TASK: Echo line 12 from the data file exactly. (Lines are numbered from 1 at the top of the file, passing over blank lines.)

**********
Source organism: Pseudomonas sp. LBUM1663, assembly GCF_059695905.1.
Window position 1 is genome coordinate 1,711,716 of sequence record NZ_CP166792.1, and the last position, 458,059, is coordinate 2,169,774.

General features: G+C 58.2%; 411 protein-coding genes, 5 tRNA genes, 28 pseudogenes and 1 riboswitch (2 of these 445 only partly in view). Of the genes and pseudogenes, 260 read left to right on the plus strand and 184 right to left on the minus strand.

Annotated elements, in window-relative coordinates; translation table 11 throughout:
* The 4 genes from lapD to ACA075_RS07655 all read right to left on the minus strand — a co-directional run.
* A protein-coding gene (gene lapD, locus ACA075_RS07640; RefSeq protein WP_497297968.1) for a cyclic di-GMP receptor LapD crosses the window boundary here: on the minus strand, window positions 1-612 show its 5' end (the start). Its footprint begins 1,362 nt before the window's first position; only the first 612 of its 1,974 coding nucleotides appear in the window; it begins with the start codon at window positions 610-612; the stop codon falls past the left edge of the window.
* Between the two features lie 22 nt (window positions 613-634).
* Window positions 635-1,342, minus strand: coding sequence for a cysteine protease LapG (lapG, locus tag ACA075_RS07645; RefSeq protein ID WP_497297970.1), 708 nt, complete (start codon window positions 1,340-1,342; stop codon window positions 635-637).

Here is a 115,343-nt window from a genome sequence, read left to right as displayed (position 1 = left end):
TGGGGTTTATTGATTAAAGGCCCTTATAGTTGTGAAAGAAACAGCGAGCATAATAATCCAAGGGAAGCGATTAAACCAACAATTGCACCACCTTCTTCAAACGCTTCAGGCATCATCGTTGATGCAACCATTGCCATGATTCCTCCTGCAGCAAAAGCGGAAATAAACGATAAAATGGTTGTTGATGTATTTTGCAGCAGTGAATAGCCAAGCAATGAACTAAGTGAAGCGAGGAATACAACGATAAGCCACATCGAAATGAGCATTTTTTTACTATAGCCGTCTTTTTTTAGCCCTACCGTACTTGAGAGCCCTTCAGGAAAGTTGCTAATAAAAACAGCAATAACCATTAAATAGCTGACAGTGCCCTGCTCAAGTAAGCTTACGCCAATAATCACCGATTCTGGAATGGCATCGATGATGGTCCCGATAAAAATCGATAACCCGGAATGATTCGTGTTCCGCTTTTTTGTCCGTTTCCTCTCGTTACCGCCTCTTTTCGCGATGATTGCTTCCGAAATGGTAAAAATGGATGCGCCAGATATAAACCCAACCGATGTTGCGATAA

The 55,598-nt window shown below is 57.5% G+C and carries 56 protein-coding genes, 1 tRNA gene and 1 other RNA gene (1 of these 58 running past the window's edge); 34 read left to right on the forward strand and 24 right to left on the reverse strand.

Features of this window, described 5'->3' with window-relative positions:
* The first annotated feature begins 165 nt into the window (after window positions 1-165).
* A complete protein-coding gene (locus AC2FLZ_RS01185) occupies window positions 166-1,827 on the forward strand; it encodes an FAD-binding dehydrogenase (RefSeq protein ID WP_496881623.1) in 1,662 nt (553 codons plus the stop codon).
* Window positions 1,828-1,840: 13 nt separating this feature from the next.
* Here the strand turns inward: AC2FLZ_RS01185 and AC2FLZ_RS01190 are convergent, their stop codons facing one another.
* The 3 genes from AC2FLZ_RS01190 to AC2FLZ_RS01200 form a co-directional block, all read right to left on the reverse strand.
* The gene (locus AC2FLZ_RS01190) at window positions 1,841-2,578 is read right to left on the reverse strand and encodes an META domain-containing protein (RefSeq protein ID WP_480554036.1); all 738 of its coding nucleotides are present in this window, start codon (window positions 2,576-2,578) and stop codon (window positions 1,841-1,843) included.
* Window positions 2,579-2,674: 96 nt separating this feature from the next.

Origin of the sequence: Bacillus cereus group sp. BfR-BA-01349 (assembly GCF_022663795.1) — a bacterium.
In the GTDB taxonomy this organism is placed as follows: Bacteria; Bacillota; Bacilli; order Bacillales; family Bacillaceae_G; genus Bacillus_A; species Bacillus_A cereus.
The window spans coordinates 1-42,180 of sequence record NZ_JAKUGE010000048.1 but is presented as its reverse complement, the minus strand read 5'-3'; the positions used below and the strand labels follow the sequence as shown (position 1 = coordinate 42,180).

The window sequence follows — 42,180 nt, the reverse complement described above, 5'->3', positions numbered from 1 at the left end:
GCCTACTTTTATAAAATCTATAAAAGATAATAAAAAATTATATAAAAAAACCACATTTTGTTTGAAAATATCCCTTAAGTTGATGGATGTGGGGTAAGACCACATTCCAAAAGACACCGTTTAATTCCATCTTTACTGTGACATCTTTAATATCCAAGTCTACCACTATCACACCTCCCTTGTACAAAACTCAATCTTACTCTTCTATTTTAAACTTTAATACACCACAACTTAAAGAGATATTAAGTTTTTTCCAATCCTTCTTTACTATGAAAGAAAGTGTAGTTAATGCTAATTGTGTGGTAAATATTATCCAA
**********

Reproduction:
Features of this window, described 5'->3' with window-relative positions: